• A Sticky Mess

    “A Sticky Mess” tells the story of how Blue Bell, a 108-year-old ice cream company in Brenham, Texas, failed to handle a listeria outbreak at its facilities, or to test the ice cream for listeria when it was initially found in the plant in 2013. Blue Bell was forced to issue a full recall of its products in April 2015. By then it was known that 10 people had contracted listeria and three of them had died, but the town of Brenham has continued to maintain that Blue Bell officials didn't do anything wrong. While most of the rest of the media was joining in the chorus about “poor Blue Bell” and the “poor people of Brenham,” we considered it was equally important to look at the people whose health and lives had been jeapordized by the company's continued refusal to address its problems or be forthcoming to the public about its seriously flawed sanitation measures.
  • Dangerous Device

    NBC Nightly News’ “Dangerous Device” reports are the product of a yearlong investigation into surgically implanted medical devices that our research linked to at least 39 deaths and hundreds of injuries. Our investigation, which prompted a U.S. Senate inquiry, uncovered a forgery submitted to the federal government, and revealed that the device’s maker knew early on that its product -- and the model that replaced it -- had potentially fatal flaws. Still, the company decided not to recall these devices from the market. [P1: http://www.nbcnews.com/nightly-news/video/medical-device-to-prevent-blood-clots-associated-with-27-fatalities-518273603659] [P2: http://www.nbcnews.com/nightly-news/video/did-manufacturer-of-medical-device-linked-to-27-deaths-ignore-safety-concerns--519077443933] [P3: http://www.nbcnews.com/nightly-news/video/re-designed-heart-medical-device-linked-to-at-least-a-dozen-deaths-594261059962]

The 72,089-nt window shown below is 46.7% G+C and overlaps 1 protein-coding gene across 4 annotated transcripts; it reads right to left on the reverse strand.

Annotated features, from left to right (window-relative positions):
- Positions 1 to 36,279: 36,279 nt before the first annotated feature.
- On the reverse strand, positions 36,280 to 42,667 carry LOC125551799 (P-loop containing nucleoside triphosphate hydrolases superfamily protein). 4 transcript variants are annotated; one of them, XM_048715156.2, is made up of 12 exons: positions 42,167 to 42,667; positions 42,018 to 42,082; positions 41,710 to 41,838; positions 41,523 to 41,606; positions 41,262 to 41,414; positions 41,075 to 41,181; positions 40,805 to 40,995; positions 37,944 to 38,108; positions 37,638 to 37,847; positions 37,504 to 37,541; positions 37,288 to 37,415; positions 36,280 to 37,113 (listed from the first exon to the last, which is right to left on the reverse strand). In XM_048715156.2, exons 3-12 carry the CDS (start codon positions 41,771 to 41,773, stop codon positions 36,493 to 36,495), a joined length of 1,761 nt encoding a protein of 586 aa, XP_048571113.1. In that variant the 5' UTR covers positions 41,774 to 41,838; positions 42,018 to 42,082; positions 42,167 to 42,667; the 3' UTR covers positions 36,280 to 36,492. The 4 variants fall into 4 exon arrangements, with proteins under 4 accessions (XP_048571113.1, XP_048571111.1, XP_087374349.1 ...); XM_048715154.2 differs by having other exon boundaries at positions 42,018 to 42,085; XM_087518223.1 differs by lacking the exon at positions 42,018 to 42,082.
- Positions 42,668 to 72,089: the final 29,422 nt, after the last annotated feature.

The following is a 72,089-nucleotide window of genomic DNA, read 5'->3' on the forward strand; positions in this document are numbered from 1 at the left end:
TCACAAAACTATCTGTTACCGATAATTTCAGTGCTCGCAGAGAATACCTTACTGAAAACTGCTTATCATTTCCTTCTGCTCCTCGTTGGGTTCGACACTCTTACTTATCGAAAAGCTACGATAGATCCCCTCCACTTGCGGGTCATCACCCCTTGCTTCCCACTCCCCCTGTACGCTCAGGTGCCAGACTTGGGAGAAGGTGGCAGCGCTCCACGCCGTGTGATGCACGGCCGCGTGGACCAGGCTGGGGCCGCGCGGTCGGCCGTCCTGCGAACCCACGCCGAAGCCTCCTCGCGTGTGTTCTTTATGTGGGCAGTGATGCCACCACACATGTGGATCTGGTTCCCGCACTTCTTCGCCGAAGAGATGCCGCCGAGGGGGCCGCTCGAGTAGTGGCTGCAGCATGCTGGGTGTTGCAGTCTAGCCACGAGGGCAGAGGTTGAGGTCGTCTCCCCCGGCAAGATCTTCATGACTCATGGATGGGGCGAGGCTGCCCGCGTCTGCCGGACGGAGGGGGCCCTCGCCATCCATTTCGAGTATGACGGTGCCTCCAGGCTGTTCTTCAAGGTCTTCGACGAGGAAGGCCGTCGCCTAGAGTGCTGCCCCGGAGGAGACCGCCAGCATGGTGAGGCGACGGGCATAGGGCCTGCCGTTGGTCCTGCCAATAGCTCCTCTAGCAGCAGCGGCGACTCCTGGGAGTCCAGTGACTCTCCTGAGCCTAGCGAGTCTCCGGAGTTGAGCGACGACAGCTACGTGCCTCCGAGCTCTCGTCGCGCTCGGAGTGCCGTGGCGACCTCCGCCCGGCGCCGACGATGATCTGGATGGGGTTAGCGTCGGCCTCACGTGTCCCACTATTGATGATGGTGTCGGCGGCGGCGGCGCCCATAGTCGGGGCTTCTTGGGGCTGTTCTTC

• The Dennis Hastert Scandal

    When U.S. prosecutors indicted Dennis Hastert last spring for violating obscure financial regulations connected to payments of more than a million dollars to an unnamed individual, this exclusive Brian Ross investigation exposed the true story behind the charges. Recalling a tip from 10 years earlier that came by fax during their reporting of the Mark Foley congressional page scandal, ABC News Chief Investigative Correspondent Brian Ross and Chief Investigative Producer Rhonda Schwartz located and convinced a key source to finally go public. In an exclusive interview, Jolene Burdge revealed that her now-deceased brother had been molested in his teens by Hastert, his high school wrestling coach and that there were likely other victims. While her brother never received money from Hastert, Burdge’s story helped to explain the mystery of why Hastert had been caught trying to cover up more than a million dollars of payments in hush money. http://abcnews.go.com/US/video/exclusive-woman-hastert-abused-brother-high-school-31581732 http://video-cdn.abcnews.com/160114_ire_broadcast_video_large_hastert.mp4